Dave Dombrowski may wind up trading away the future at the trade deadline in a week. That’s his M.O., after all. Here’s the thing: I can’t really blame Dombrowski for trying to sell out for this season. Don’t get me wrong, this 2016 Red Sox team is incredibly frustrating and might wind up blowing the season down the stretch, deeming any trade acquisitions a complete waste of resources. But it’s the fact that the Sox are so frustrating that makes it so understandable for Dombrowski to go full throttle for this season at some expense of the future.
This Red Sox team should be one of the best in the league. They’ve scored 539 runs this season (as of Saturday night’s 11-9 loss to the Twins), and no other team has even 500. They have David Price, who have every ability to be an ace. Rick Porcello and Hanley Ramirez were two of the team’s biggest question marks heading into the season, and both of them have played like they’re actually worth $20+ million a year. Steven Wright has come out of nowhere, and now the Sox have one of the season’s best pitchers in Drew Pomeranz. Finally, they have a bullpen with five relievers who have a 3.55 ERA or less.
That’s what makes losses like those on Friday or Saturday night so damn frustrating. They lose 2-1 after David Ortiz, of all people, grounds into a double play with the bases loaded and 0 outs in the 9th. The next night, they score 9 runs and lose because their ace David Price gets shelled, and then Tommy Layne and Heath Hembree decide “Oh yeah David? Bet I can do a lot worse.”
The 2016 Red Sox are more than well-equipped to win the World Series. Their rotation now consists of 4 dependable starters, assuming that Price pitches like he did in May and Pomeranz only has a slight dropoff from his San Diego numbers and not a major one. Their bullpen, when Kimbrel returns, will have enough guys to throw to the fire, although I wouldn’t mind one more guy via trade. And their offense is fantastic. Problem is, the rotation has been a mess outside of Porcello and Wright, and the bullpen and offense both struggle from cases of bad timing.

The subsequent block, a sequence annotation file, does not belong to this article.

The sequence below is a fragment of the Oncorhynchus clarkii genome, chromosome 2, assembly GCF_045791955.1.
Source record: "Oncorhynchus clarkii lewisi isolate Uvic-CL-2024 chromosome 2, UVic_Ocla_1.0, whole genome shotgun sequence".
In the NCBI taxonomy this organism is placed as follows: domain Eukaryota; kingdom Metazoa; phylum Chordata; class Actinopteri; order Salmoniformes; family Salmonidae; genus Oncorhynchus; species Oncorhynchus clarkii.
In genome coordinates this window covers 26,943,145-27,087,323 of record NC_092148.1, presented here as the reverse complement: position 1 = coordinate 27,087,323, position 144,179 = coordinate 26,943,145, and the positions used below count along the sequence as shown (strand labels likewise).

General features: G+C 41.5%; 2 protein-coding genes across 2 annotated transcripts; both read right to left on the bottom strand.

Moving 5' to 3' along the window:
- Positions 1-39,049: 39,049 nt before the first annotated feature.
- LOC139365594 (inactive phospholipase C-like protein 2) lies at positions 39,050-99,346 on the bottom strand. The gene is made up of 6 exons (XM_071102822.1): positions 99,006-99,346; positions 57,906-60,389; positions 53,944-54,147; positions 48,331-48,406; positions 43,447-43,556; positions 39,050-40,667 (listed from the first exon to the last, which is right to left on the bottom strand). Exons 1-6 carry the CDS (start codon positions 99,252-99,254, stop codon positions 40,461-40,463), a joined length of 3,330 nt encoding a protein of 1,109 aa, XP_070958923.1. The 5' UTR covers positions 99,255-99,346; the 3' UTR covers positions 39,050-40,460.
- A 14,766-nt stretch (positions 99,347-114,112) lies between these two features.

I know that baseball analytics say that there’s no such thing as a clutch player or clutch team, but that’s one of the few analytical items that I’ll push back on. This Red Sox team hasn’t been clutch, and Friday and Saturday night demonstrated that perfectly. When they give up 2 runs and are facing the lowly Minnesota Twins, the offense somehow does nothing and disintegrates with the best clutch hitter of all time grounding into a DP. When they score 9 runs and have their ace on the hill, the ace sucks and the bullpen sucks worse.
I’m still hopeful, and you should be, too. The Sox have everything that it takes to win, and that’s why I find it hard to blame Dave Dombrowski for trading good prospects for Ziegler, Pomeranz, and maybe someone else in the next week. But something has to change with the 2016 Red Sox, and that something is the timeliness of the players’ production.